Alternate Name of Esophageal Cancer
A differential diagnosis is required to rule out other medical conditions that could mimic the symptoms of esophageal cancer such as gastric cancer, esophageal spasm, esophageal stricture due to gastroesophageal reflux disease, reflux esophagitis, esophageal candidiasis, esophageal leiomyoma, achalasia, pseudoachalasia, esophageal motility disorder, diffuse inflammation, systemic sclerosis, and Chagas disease.
- Worldwide, esophageal cancer is the 6th most common of the cancers leading to death.
- Esophageal cancer is three times more common in males than in females.
- Approximately 4.2 out of every 1,00,000 persons develop new-onset esophageal cancer every year.
- The high prevalence of esophageal cancer in certain areas has been reported to be associated with obesity, tobacco use, and alcohol use.
Prognosis is dependent on the age, stage of cancer, and response to treatment. In the initial stages, the treatment of esophageal cancer is more effective, and the survival rate is higher. The chances of 5-year survival in metastatic stage-IV cancer are approximately 5%.
Untreated esophageal cancer will progress from the inner layers of the esophagus to the outer layers. Further, metastatic cancer will spread to tissues and organs beyond the esophagus, such as lymph nodes, stomach, intestine, etc.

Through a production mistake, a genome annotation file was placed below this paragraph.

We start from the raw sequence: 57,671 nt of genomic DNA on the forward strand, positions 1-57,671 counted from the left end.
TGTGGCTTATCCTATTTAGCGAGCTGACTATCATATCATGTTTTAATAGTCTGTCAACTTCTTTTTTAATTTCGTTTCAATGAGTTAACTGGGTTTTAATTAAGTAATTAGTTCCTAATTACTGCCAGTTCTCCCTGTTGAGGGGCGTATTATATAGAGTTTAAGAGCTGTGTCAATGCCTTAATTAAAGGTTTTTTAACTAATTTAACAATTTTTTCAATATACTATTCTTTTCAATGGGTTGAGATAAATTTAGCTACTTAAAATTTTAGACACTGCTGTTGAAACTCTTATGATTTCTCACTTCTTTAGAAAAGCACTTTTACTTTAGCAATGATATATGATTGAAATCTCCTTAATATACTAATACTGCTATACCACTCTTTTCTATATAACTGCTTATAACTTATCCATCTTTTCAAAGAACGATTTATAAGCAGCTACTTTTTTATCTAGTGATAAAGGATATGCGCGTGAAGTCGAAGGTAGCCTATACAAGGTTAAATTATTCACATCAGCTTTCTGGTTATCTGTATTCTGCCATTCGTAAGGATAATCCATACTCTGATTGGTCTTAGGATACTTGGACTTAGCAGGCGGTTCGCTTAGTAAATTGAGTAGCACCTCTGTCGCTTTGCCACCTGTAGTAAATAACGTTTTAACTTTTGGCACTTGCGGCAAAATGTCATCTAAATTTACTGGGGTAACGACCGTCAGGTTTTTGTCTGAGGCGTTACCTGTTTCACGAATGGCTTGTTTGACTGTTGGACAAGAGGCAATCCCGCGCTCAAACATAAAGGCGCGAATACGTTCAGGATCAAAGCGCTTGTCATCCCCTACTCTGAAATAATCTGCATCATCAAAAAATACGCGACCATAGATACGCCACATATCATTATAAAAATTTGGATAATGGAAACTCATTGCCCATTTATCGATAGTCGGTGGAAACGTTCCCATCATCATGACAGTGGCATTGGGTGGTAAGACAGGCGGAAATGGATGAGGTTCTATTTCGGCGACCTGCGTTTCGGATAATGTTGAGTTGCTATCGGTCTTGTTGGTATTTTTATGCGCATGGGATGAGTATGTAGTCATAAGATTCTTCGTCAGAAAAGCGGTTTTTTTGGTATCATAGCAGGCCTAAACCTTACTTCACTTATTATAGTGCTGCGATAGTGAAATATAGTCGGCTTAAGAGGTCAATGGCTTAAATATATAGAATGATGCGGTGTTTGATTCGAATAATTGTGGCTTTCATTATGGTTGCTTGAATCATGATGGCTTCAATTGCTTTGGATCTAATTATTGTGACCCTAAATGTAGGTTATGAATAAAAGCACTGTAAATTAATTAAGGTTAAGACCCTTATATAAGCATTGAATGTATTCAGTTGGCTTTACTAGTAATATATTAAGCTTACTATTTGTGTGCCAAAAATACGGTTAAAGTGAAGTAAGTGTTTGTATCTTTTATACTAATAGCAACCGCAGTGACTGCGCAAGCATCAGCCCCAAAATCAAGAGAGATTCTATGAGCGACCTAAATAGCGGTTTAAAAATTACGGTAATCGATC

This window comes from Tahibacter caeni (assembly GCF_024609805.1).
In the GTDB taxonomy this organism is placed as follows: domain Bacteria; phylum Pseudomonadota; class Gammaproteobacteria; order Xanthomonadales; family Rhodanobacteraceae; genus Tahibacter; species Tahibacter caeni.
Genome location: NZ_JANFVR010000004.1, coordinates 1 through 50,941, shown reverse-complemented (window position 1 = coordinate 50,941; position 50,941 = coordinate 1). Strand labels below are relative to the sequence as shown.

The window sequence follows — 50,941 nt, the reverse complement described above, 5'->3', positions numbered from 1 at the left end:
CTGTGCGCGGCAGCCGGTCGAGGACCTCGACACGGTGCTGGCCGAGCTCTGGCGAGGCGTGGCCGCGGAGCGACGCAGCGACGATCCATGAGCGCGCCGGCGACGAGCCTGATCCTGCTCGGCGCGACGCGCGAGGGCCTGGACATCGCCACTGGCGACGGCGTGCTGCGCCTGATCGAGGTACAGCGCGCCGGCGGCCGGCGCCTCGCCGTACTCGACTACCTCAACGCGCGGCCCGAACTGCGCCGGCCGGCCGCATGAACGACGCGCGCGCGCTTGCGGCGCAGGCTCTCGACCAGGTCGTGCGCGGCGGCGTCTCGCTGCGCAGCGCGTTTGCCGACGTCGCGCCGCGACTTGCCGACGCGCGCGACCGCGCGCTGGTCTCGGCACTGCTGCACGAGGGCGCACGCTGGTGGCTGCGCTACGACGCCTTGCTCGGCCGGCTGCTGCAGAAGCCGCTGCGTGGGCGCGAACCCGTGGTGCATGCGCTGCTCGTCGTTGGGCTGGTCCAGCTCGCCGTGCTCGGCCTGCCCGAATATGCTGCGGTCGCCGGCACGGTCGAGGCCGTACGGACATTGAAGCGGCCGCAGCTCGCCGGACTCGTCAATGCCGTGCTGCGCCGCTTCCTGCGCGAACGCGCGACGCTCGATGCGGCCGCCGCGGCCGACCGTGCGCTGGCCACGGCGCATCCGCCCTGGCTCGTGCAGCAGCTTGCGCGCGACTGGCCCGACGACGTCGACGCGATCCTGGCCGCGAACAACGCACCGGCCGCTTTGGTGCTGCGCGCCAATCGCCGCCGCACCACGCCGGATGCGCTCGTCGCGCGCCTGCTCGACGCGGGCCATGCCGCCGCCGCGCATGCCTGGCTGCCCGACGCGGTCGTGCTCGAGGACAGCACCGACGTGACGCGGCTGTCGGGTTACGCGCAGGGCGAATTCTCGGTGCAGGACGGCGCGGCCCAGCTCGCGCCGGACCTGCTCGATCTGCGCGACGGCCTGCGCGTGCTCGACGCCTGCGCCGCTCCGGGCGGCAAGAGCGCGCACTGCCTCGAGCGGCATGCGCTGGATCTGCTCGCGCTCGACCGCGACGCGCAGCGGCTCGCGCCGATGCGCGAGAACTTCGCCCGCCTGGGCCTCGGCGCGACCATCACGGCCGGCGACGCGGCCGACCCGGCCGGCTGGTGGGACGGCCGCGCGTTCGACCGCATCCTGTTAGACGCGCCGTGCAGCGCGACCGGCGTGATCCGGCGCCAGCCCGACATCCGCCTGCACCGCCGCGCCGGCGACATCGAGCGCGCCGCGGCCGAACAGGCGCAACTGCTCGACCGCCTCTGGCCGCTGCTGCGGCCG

Mutations in the genes lead to uncontrolled growth of the cells that continue to divide and form a mass/ tumor in the inner layer of the esophagus. Adenocarcinomas originate in the mucus-secreting glands, while squamous cell carcinoma originates in the squamous cells in the lining of the esophagus. This tumor then invades the outer layers and other tissues.
Possible Complications of Esophageal Cancer
Advancements in carcinoma lead to various complications that could be related to the progression of the disease or recurrences. Esophageal obstruction is the most common complication leading to difficulty in swallowing food and liquids. Other complications could include pain in the food pipe and esophageal bleeding. Bleeding can be severe and lead to life-threatening conditions and urgent medical attention.
Our Medical Esophageal Cancer Treatment in Mumbai, India Experts
If you are facing any similar signs or symptoms please contact the Nanavati Max team to schedule an appointment at : +91 22 6836 0000